A problem with graphite shafts is that they are not very strong. Consequently, it is difficult to work with them and they must be handled carefully. In particular, it is relatively difficult to form threads on the shafts. Another drawback of graphite shafts relates to the technique by which they are connected to drive motors and impellers. It is conventional to connect a graphite shaft to a drive motor by threading the shaft into a connector connected directly or indirectly to the motor. Unfortunately, the shaft cannot be adjusted axially relative to the drive motor because the threaded end of the shaft is bottomed out upon connection to the drive motor. The same problem occurs when an impeller is threaded onto the other end of the shaft. Additionally, after the shaft has been used, torque that has been transmitted to the shaft during use will cause the shaft to be very tightly connected to the drive motor and the impeller such that the components cannot be separated easily. In extreme cases, it is necessary to destroy the shaft or the impeller in order to separate them from each other or to remove the shaft from the drive motor.

An additional problem related to graphite shafts is that they frequently are fractured in use due to excessive torque loads that are applied to the shafts. In the particular instance of graphite shafts used in molten metal pumps, it sometimes happens that foreign objects are ingested into the pumps. In this circumstance, an excessive torque load may be applied to the shafts, resulting in catastrophic failure of the shafts.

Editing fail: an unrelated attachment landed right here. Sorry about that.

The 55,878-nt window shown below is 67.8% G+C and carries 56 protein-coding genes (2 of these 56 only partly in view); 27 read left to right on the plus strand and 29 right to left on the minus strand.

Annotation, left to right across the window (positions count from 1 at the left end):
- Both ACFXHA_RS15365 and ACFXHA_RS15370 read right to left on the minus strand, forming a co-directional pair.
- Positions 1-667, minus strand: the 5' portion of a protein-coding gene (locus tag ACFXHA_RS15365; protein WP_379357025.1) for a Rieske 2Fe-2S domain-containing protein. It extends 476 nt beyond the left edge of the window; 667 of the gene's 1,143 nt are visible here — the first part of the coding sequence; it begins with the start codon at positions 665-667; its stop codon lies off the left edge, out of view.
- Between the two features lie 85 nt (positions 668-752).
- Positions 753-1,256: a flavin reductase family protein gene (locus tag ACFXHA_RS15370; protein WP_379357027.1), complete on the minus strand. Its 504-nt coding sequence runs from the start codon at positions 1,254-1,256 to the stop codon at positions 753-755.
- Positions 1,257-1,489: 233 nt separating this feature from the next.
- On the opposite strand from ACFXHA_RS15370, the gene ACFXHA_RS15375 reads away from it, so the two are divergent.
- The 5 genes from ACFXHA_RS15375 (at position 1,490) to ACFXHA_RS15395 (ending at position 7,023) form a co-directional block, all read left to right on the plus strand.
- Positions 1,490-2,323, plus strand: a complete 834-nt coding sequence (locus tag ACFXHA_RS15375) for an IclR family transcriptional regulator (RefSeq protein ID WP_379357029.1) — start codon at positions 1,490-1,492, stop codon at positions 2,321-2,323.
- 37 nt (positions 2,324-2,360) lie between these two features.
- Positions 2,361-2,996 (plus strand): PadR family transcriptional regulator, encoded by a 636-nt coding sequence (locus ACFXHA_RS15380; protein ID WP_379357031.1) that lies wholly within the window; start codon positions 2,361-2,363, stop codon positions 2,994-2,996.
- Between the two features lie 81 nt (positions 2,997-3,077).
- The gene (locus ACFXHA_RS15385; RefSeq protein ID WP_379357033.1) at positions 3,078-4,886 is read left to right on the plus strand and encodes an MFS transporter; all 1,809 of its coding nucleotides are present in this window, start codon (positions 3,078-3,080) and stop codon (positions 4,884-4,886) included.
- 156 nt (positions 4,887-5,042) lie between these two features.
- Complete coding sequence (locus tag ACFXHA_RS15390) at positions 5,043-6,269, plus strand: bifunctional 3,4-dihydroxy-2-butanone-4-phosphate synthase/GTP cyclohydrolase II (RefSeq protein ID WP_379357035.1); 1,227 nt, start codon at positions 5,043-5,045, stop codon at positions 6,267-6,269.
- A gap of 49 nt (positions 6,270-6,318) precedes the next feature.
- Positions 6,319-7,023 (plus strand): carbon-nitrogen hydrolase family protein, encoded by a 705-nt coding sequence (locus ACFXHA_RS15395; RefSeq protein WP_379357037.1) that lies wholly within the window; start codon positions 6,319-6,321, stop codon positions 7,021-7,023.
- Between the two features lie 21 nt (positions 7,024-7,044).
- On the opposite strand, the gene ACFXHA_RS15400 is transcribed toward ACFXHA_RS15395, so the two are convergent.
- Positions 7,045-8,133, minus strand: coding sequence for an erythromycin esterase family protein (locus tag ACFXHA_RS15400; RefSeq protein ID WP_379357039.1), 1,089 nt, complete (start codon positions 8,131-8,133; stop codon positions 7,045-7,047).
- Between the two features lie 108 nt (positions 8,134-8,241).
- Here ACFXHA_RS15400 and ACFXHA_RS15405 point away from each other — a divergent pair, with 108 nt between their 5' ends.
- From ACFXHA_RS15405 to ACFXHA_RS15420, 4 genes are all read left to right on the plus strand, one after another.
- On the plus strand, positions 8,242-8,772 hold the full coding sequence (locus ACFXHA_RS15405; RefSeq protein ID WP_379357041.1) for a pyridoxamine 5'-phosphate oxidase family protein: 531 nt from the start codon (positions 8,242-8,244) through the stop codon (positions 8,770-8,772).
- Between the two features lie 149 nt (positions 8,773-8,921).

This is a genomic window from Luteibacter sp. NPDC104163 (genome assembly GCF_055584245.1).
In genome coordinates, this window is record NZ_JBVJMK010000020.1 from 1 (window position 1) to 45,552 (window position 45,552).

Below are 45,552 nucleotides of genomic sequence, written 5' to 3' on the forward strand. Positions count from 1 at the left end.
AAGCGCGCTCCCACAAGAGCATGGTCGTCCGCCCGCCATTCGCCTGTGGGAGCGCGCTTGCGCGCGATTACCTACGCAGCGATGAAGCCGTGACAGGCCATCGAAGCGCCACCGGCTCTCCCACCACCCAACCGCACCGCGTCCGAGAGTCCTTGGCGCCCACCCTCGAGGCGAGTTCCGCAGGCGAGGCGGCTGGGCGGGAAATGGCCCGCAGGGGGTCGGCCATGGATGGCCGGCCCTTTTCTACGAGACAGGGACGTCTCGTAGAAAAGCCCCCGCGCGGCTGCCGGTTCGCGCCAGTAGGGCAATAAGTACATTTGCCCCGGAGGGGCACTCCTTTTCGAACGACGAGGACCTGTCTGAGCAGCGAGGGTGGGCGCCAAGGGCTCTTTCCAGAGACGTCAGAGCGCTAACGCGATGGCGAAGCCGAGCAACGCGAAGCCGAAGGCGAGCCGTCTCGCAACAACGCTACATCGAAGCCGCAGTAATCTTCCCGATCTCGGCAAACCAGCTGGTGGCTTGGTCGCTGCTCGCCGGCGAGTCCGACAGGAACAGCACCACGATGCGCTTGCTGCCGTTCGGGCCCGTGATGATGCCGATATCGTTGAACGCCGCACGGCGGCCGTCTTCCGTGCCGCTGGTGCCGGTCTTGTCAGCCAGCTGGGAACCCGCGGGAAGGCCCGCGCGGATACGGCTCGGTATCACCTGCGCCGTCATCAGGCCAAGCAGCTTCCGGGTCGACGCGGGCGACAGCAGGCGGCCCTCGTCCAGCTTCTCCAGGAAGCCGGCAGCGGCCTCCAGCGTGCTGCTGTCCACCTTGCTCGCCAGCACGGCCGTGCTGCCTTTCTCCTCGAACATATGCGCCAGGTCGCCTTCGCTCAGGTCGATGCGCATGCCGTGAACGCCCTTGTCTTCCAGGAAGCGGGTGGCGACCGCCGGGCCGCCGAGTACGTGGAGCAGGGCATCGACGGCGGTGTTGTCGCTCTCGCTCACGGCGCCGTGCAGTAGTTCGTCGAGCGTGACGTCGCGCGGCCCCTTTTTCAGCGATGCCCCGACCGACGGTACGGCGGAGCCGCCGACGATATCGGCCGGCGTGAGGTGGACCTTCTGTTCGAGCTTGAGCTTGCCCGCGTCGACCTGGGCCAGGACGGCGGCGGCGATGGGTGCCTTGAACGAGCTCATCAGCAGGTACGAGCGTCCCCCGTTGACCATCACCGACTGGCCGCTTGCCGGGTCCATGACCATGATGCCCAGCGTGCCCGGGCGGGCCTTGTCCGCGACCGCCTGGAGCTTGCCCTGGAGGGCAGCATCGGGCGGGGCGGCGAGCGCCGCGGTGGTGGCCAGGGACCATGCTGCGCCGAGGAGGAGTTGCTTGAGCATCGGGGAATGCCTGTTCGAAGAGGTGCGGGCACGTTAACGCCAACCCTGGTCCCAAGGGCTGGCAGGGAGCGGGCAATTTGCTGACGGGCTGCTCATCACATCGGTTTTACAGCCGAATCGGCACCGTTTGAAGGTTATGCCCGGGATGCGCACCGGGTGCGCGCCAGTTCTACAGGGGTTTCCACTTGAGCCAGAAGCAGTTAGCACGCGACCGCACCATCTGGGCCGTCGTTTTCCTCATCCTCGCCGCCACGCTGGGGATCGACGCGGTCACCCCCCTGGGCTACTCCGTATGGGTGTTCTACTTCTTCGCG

Desirably, an impeller shaft would be available that would enable the impeller to be easily connected to the shaft with minimal machining of the shaft and the impeller, and which would have superior strength characteristics. Another advantageous feature would be a drive motor-impeller shaft connection that would permit the shaft to be connected and disconnected easily from the drive motor without requiring excessive handling or machining of the shaft. Additionally, it would be desirable to have a drive motor-impeller shaft connection that would prevent catastrophic shaft failure upon the intermittent application of excessive torque loads.

SUMMARY OF THE INVENTION

The present invention provides a new and improved torque coupling system that addresses the foregoing concerns. An impeller shaft according to the invention is an elongate, cylindrical member that at one end is adapted to receive an impeller or other element, such as a rotor, and is adapted at its other end to be connected to a drive motor. The shaft requires minimal machining, and it completely avoids the use of threads. The impeller-shaft connection is made by providing an opening through the center of the impeller and placing the shaft in the opening. The impeller is cemented to the end of the shaft to prevent axial separation. Relative rotational movement is prevented by drilling axial holes into the shaft and the impeller at the intersection between the shaft and the impeller, and by thereafter placing dowels into the holes. The dowels serve as keys to prevent relative rotational movement between the impeller and the shaft. At its other end, the shaft is provided with longitudinally extending slots on its outer surface.